Williams saw the system in use in Denver and Madison, Wis. Fargo’s pied piper of “green” transportation said that if the system looks viable, the next step would be to find a nonprofit group willing to run the system and then find financing.
“It fills a little niche. It can add a little fun. And it’s a way to make connection between transit routes,” said Williams.
B-cycle is a joint venture between health insurance giant Humana Inc., Trek Bicycle Corp. and advertising and design agency Crispin Porter + Bogusky.
The first of its bike-sharing systems started in Denver in April 2010. It was followed by systems in Hawaii, Chicago, San Antonio, Omaha, Des Moines, Boulder, Colo., Madison, and Spartanburg, S.C.
B-cycle bikes are low-maintenance, cruiser-style bikes developed by Trek. Each has a data-tracking system that calculates mileage, calories burned and carbon pollution kept out of the air by its use.
The docking stations are solar powered, making them easy to move.
Memberships can be purchased for a day or a year.
Jeremy Christianson, manager of the Great Northern Bicycle Co. in downtown Fargo, said B-cycle would fit in with the city’s growing bike culture.
“I think anytime you can get people involved in cycling, it’s good,” he said. “Anything to get people thinking about it is good.”
Readers can reach Forum reporter Helmut Schmidt at (701) 241-5583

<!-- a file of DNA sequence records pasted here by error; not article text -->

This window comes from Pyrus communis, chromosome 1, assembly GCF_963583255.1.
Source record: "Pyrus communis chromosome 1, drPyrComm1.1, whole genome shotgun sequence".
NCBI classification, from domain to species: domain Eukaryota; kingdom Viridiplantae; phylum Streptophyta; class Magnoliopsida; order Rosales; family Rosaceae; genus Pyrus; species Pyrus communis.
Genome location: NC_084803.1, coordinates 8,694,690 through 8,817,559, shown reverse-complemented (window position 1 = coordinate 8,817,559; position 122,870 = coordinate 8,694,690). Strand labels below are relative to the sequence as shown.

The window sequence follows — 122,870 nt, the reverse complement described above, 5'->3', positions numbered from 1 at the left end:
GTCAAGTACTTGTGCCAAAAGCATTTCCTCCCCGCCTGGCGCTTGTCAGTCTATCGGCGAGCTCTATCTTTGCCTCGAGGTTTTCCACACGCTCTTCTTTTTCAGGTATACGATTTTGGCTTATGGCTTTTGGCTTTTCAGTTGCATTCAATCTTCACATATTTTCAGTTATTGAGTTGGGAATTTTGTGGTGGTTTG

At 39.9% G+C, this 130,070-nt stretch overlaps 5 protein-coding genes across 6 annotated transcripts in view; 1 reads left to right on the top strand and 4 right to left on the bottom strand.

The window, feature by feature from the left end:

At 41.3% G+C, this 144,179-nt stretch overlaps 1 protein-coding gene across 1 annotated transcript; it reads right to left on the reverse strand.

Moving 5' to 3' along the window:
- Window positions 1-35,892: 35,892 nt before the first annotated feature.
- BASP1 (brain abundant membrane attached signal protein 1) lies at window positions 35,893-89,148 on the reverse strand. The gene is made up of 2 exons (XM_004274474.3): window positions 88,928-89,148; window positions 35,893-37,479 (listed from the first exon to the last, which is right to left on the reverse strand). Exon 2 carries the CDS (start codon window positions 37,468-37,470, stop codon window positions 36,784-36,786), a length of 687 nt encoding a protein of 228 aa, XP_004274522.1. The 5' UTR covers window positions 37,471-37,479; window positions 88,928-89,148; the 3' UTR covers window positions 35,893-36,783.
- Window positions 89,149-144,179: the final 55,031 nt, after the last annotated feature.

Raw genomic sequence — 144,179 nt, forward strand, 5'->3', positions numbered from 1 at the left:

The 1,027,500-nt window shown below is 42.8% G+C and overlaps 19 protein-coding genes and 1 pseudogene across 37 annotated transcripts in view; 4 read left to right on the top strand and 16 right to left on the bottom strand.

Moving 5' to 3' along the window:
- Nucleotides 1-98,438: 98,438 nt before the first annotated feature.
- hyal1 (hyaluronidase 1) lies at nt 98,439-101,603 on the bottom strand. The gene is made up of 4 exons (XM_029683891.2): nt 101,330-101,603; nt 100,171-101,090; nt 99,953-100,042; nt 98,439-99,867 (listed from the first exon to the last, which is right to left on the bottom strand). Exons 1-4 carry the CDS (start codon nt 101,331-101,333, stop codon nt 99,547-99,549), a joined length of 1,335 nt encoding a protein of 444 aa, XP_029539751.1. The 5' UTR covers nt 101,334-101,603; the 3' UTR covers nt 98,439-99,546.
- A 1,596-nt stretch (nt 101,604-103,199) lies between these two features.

~End Article~   See story online here  Thanks for the fun article Helmut!  Here’s more of the “raft” of super people that made this happen:
 

Fargo’s #1 position in B-Cycle online competition brings bike share demonstration to town

Posted on July 7, 2011 by Mike Williams
Good work all, the B-Cycle website is smokin! Just spoke to the B-Cycle system coordinator they’ll be sending their traveling demonstration team and bringing a few bikes and solar powered docking stations to Fargo to demonstrate the bike share system in early September!
WaHOOO!!! Fargo’s sprinted past Rochester NY to #1 in the national online B-Cycle race! 212,600 votes, over 100,000 in less than a day! Thanks to all the Fargo Super Team for leading the way in this B-Cycle competition for them to select Fargo and bring their bike share demonstration team here for us to check it out!  I invited them in early June to try to arrange a visit here this summer, racing into 1st place in a week sure helped make it happen.
Fargo’s now flown by over 299 cities, and rocketed by Rochester NY into 1st place in the nation. What’s B-Cycle about?   Here’s a neat article about the San Antonio B-Cycle bike share system:
No wonder some call him â€œThe Jared of B-cycle.”
In only three months, Phillip Schrank has logged more than 750 miles using San Antonio’s bike-share program, shedding about 45 pounds. He’s B-cycle’s No. 1 user and like the Subway spokesman he’s been compared to a natural booster.
“I call myself the spokes-person” Schrank jokes.
Since the downtown bike share launched this spring, B-cycle users have logged more than 32,400 miles. Some, like Schrank, ride for health reasons, others use the bikes for transportation or just for fun. Many are also enjoying a burgeoning sense of community among riders.

~End article~